Why does renewable energy not spread in Japan?
Renewable energy power generation is spreading worldwide, and its costs have significantly dropped that they are almost equivalent to those of existing technologies that use other power sources, especially when generating power from wind and solar energies. A policy to use renewable energy as the main power source has been announced in Japan, and the development of solutions is currently discussed to implement it. However, the spread of renewable energy power generation in Japan is slow compared to many developing countries. By looking at the current ratio of renewable energy power generation in comparison with the target renewable energy generation in 2030, it is more than 60% in the EU, but it is only about 22%–24% in Japan.
This is basically because renewable energy is not highly appreciated in our country. In particular, there is little recognition from those who are involved in decision making on energy-related policies, including politicians, bureaucrats, and other people in the energy industry, which might be due to some conventional conceptions about the use of renewable energy, as many people believe that renewable energy is expensive, inefficient in power generation since it depends on the weather, and requires a large area due to its low energy density. Moreover, the intellectuals who are believed to have the necessary knowledge are more likely to believe in such ideas. For many years, energy policies in Japan have been based on the stable supply (energy security) and on economic energy production. However, lately, the environment is more considered in energy policies, and Japan has become in a situation in which there is no other choice but to follow the international public opinion.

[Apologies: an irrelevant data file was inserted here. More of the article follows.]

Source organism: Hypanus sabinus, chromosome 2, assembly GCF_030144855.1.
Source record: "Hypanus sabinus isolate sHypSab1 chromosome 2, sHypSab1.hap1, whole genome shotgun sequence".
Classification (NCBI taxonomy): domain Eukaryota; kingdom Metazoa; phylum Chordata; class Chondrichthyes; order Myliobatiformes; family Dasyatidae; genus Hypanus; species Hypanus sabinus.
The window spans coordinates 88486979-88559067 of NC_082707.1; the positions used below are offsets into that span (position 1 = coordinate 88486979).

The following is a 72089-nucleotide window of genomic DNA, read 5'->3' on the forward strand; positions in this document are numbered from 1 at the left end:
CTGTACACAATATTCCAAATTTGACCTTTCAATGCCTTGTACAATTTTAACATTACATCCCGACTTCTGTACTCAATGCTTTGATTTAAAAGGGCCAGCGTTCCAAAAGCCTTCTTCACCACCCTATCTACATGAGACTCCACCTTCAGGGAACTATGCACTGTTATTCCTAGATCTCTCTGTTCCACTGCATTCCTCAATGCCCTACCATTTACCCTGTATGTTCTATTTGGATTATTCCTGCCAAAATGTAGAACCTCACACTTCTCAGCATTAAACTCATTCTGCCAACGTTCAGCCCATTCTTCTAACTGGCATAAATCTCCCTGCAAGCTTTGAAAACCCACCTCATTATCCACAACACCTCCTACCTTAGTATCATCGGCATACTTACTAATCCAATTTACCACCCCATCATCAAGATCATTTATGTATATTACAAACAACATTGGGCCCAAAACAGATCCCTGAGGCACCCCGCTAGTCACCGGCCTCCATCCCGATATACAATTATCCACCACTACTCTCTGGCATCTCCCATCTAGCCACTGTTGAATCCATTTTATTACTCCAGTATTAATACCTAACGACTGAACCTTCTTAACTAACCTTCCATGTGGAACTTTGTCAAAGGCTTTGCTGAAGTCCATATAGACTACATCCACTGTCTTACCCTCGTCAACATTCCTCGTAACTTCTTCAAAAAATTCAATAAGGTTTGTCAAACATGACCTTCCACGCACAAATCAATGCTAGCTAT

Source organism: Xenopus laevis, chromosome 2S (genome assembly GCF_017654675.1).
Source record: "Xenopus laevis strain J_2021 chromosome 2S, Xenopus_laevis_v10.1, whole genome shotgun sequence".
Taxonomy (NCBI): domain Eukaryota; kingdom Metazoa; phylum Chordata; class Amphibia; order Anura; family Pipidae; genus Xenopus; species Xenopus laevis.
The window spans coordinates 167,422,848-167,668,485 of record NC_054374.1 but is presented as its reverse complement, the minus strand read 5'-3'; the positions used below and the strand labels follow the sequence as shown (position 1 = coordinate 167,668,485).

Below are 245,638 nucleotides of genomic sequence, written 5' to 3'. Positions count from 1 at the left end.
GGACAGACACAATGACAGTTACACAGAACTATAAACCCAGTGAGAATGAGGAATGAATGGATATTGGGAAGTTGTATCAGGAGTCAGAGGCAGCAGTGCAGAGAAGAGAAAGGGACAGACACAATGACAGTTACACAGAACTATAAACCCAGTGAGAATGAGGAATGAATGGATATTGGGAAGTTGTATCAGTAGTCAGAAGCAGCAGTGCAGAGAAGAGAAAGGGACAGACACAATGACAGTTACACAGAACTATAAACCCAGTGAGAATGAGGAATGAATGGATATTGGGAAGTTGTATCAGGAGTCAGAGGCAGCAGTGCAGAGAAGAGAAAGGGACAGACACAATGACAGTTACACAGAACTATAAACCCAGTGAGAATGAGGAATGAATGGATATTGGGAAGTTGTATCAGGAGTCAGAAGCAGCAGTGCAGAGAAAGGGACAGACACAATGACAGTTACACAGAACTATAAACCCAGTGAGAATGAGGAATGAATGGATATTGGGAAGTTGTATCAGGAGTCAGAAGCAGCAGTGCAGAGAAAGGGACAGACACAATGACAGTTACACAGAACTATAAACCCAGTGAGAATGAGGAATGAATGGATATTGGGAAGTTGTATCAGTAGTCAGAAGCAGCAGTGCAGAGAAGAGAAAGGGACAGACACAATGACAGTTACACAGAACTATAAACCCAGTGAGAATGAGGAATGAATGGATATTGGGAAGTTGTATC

Since Japan has few resources, the stable procurement of oil, coal, and natural gas from other countries has been the most important policy until now. Although these are commodities and have fluctuations in prices, they a have high energy density, and their costs are lower compared to low-density renewable energy. The Agency for Natural Resources and Energy, trading companies, electric power companies, and the manufacturers of heavy electric equipment have played a leading role in the stable procurement of fossil fuels. In addition, nuclear power generation, which uses uranium fuel that burns for several years once loaded, requires the import of uranium resources, but it is stable compared to other domestic resources. However, although the necessary constructions and equipment for nuclear power generation have a very high cost, its costs are significantly low compared to thermal power generation from fossil fuels, and it also does not emit CO2. As a result, nuclear power has been at the heart of the energy policy. Also, since a series of costs can be eventually recovered from electricity charges, an “interest community” is formed around electric power companies. When renewable energy becomes the mainstay, existing renewable energy businesses are downsized, and they feel that the vested interests are being violated, thus preventing the spread of renewable energy.